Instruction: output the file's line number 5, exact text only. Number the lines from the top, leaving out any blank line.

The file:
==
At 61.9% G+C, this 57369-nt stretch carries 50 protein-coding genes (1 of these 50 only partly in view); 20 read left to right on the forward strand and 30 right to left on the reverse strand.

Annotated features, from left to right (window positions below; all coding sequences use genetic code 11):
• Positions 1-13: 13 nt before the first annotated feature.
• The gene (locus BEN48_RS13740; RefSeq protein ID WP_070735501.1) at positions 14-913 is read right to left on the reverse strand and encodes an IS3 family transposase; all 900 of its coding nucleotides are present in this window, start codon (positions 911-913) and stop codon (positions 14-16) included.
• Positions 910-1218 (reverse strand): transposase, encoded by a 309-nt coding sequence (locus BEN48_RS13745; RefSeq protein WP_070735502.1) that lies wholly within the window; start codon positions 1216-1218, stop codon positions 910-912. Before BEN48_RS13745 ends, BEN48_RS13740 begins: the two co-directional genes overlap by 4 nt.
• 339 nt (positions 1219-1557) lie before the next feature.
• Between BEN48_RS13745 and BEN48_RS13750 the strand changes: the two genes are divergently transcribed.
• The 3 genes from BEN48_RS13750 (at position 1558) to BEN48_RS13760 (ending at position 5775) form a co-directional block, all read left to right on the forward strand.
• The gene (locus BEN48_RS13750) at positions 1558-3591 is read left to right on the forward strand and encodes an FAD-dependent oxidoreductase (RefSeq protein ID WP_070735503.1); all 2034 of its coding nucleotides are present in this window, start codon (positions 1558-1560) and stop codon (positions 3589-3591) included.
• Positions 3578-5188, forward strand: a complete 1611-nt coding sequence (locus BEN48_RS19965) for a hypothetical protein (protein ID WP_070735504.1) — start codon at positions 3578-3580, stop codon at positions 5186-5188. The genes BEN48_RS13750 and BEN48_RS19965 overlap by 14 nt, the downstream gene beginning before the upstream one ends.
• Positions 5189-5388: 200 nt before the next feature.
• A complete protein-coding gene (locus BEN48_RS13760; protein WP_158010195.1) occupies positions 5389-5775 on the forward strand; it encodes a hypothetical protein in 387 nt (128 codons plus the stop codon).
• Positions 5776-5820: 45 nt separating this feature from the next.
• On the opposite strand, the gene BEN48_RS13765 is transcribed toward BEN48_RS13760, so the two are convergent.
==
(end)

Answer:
• Positions 910-1218 (reverse strand): transposase, encoded by a 309-nt coding sequence (locus BEN48_RS13745; RefSeq protein WP_070735502.1) that lies wholly within the window; start codon positions 1216-1218, stop codon positions 910-912. Before BEN48_RS13745 ends, BEN48_RS13740 begins: the two co-directional genes overlap by 4 nt.